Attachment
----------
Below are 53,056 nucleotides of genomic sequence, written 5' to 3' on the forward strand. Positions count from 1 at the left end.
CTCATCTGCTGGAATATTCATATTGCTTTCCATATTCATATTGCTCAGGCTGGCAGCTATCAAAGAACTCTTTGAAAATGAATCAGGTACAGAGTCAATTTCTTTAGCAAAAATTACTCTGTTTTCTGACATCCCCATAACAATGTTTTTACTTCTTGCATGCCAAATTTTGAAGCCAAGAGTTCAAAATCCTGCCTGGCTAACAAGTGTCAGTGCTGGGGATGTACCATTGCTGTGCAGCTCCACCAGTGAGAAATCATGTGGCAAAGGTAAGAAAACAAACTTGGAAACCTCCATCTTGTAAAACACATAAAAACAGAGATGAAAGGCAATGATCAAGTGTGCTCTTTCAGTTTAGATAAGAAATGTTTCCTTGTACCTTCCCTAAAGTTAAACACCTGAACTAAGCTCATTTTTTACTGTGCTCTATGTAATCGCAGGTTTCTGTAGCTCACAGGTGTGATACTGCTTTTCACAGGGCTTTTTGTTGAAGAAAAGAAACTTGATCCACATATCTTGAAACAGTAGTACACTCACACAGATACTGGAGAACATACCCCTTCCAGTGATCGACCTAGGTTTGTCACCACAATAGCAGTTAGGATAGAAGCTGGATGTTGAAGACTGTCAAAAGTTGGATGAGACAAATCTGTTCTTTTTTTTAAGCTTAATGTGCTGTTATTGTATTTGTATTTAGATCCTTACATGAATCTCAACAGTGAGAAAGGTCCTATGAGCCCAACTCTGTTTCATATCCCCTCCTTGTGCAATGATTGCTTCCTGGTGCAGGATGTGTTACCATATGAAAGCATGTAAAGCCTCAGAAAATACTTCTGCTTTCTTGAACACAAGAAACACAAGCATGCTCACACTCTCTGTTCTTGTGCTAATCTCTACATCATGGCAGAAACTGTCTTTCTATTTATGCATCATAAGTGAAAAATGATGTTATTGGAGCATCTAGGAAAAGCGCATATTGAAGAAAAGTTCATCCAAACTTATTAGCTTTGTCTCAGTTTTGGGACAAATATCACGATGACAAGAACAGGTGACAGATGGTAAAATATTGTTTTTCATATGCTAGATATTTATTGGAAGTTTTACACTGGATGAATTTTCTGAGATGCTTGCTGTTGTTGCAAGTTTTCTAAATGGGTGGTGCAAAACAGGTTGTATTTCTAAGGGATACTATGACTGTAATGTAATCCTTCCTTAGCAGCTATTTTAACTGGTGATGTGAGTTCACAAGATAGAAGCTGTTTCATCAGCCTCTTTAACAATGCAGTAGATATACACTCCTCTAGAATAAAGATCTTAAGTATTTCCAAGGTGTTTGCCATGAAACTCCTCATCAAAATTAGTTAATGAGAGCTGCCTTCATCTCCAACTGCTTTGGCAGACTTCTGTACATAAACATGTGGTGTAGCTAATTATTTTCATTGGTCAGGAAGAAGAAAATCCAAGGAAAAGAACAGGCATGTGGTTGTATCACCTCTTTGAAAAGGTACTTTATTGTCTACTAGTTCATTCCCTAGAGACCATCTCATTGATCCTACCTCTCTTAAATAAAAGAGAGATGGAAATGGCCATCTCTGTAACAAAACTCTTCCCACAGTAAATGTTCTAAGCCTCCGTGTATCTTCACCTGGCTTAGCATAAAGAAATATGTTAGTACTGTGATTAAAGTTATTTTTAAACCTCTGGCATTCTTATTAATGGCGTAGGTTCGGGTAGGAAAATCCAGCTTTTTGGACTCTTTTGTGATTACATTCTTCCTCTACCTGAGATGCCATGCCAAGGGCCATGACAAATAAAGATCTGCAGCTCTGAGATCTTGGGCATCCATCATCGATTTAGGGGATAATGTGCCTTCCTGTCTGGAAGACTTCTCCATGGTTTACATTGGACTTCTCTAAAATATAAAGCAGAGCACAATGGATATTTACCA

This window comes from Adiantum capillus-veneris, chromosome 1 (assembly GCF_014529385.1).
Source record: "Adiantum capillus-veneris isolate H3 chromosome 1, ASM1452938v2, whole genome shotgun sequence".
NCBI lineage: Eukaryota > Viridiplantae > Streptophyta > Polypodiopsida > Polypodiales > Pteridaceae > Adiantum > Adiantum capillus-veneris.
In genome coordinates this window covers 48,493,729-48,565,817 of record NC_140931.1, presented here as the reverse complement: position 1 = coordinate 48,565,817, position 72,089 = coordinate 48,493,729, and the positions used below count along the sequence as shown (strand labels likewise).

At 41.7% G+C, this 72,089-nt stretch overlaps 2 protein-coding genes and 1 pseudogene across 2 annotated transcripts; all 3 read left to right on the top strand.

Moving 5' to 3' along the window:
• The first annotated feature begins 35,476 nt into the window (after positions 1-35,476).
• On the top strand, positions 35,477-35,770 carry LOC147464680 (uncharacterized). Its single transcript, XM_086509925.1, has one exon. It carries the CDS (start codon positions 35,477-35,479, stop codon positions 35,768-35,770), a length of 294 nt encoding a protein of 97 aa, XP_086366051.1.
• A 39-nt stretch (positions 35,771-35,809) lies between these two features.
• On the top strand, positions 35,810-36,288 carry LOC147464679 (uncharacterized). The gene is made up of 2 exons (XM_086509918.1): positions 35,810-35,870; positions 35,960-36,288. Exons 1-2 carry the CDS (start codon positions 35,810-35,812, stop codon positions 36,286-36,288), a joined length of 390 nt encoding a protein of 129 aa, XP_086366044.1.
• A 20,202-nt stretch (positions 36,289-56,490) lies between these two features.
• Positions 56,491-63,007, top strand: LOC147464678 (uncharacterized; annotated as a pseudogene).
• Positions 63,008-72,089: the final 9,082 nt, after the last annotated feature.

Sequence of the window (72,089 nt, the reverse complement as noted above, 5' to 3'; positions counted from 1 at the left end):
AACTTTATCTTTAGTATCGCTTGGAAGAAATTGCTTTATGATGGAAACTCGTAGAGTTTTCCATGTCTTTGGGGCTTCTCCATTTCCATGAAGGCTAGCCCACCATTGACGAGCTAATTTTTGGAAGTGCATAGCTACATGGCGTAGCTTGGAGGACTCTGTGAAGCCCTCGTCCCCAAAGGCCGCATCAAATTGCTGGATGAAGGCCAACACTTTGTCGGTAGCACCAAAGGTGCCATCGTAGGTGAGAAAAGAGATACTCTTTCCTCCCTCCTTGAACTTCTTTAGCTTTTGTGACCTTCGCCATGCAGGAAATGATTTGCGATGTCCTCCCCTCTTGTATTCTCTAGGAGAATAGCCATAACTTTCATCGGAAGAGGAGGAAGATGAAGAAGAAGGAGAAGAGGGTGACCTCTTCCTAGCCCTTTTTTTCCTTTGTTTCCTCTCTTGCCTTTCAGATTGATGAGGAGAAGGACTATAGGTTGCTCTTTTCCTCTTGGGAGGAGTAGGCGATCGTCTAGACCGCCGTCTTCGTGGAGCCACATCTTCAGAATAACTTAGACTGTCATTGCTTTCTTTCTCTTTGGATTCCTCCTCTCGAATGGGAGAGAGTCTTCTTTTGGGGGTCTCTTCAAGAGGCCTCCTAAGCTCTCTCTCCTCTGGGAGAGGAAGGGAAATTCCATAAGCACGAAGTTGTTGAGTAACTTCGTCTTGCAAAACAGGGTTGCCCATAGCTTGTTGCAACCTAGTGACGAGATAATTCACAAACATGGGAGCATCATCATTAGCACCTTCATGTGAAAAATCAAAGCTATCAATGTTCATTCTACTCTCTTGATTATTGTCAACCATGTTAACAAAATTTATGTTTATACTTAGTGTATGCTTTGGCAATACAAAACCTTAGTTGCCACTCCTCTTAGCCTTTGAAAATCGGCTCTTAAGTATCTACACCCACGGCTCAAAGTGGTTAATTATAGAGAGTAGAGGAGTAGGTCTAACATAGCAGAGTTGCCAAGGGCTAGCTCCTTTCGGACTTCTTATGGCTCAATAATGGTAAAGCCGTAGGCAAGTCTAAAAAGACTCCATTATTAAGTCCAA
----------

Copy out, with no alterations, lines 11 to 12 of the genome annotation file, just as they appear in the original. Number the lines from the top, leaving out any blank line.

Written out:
• A 39-nt stretch (positions 35,771-35,809) lies between these two features.
• On the top strand, positions 35,810-36,288 carry LOC147464679 (uncharacterized). The gene is made up of 2 exons (XM_086509918.1): positions 35,810-35,870; positions 35,960-36,288. Exons 1-2 carry the CDS (start codon positions 35,810-35,812, stop codon positions 36,286-36,288), a joined length of 390 nt encoding a protein of 129 aa, XP_086366044.1.